To be fair to teachers, many of them have good intentions, but overreach with their authority. I understand that. We’re all human. We make mistakes. Sometimes we can really want to do something good, and still make mistakes.

For example, my students are required to write four major papers over the course of the semester. The hardest of the papers (in my opinion) is the argumentative paper because it requires at least three credible sources and needs to be at least three pages long.

I could, instead, give them the assignment to write a 30 page paper with at least 50 credible sources. After all, more is better, right? But that wouldn’t be effective to freshmen taking their first college English class.

My issue with the word “assignment” comes from one of its definitions: “a specified task or amount of work assigned or undertaken as if assigned by authority.”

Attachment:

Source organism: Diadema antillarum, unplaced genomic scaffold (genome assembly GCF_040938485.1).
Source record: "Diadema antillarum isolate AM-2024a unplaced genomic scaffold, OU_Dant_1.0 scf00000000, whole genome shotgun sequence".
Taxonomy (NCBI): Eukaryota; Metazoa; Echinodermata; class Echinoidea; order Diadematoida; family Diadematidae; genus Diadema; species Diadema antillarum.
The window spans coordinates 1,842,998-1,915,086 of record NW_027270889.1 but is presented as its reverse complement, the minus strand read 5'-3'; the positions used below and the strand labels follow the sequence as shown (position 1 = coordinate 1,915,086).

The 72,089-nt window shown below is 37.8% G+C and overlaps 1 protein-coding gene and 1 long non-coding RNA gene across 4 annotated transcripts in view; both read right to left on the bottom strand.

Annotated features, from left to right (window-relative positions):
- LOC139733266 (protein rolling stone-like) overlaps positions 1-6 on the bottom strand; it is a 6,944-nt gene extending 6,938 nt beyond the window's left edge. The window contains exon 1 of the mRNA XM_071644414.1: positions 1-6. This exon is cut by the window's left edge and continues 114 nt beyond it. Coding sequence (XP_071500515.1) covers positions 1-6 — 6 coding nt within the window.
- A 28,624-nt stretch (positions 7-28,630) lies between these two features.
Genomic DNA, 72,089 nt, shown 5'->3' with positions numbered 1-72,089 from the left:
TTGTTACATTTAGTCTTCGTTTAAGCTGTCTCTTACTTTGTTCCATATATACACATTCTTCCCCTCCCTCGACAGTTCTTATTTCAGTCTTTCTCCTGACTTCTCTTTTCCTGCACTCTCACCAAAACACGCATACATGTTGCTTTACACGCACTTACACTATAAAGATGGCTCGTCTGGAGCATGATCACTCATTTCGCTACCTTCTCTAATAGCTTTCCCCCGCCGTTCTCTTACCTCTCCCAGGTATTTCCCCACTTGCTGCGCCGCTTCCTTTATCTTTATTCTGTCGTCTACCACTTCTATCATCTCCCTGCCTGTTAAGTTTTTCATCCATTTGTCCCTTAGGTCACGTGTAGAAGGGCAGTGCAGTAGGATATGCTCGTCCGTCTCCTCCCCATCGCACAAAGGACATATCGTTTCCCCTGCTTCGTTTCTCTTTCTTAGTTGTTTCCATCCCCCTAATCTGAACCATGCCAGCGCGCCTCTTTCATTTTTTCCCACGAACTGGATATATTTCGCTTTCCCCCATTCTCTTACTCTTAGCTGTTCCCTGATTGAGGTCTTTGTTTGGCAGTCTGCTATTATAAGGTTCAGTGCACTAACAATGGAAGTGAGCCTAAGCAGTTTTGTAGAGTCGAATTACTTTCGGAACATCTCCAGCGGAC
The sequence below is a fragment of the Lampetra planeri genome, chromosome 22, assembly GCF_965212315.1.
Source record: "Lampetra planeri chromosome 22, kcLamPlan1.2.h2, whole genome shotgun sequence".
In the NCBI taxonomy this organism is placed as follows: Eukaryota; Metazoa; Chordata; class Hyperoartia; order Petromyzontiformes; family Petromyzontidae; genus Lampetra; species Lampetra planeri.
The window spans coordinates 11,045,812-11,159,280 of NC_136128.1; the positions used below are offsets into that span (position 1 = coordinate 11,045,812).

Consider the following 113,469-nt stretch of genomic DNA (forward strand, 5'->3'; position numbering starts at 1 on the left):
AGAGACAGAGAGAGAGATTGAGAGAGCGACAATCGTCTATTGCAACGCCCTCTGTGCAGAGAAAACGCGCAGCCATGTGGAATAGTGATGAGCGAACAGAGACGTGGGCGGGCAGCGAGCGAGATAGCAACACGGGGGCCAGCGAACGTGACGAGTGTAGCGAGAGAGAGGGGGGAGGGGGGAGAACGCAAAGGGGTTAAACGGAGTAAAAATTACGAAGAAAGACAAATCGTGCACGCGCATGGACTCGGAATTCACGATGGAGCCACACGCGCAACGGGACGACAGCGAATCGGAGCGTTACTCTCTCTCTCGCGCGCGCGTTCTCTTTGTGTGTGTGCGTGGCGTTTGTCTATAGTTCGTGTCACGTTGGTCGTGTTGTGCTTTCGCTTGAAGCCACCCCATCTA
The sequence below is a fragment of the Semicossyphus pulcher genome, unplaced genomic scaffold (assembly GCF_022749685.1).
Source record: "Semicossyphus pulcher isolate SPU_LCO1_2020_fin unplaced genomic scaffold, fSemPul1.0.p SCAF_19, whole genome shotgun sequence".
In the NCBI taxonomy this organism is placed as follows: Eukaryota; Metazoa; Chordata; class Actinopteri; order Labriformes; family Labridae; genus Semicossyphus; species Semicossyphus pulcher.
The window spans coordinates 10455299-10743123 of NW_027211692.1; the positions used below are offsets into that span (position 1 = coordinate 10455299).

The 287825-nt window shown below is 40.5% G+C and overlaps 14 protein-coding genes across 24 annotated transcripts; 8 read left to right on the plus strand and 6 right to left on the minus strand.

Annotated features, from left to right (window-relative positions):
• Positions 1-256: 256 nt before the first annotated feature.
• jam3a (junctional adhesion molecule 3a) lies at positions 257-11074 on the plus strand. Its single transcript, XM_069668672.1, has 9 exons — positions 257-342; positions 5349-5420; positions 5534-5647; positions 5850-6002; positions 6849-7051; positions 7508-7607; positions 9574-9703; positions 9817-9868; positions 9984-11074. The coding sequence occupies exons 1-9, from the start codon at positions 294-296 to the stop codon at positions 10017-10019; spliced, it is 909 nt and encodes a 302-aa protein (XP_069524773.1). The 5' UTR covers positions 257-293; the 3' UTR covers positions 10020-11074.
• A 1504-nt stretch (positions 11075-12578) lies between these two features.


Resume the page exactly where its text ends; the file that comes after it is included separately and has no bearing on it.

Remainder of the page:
In other aspects of my life, I’ve been receiving more “assignments” from those in a position of authority. While I have no doubt that their intentions are good, the challenge comes from the fact that the nature of the context in which these assignments are given can be somewhat at odds with free will.

Let me use a metaphor: I agree to work for a company where I am allowed to work from home. I agree to perform certain tasks within a certain time, yet I have the freedom of completing these tasks when and where I choose. 

Now, let’s say someone in authority somewhere up the chain of command decides something specific needs to be done at a certain time and at a certain place. Because they have authority, they give me an “assignment” to do it as they want it done.

Perhaps the work is something I would be doing anyway, and most likely willingly, because I agreed to work for that company—with the understanding the job let me choose. If that choice is taken away, then part of the fundamental aspect of the job has changed.

Maybe it is human nature, or maybe it is just me, but being forced to do something, even if that something is good, isn’t nearly as rewarding as deciding as an individual to perform an action on their own because it is the right thing to do.

I’m sure in a few years I’ll find another word with which I’ll take an issue. Perhaps it is an occupational hazard of being a writer and an English teacher.  

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Published on December 31, 2014 12:31 • 11 views

December 26, 2014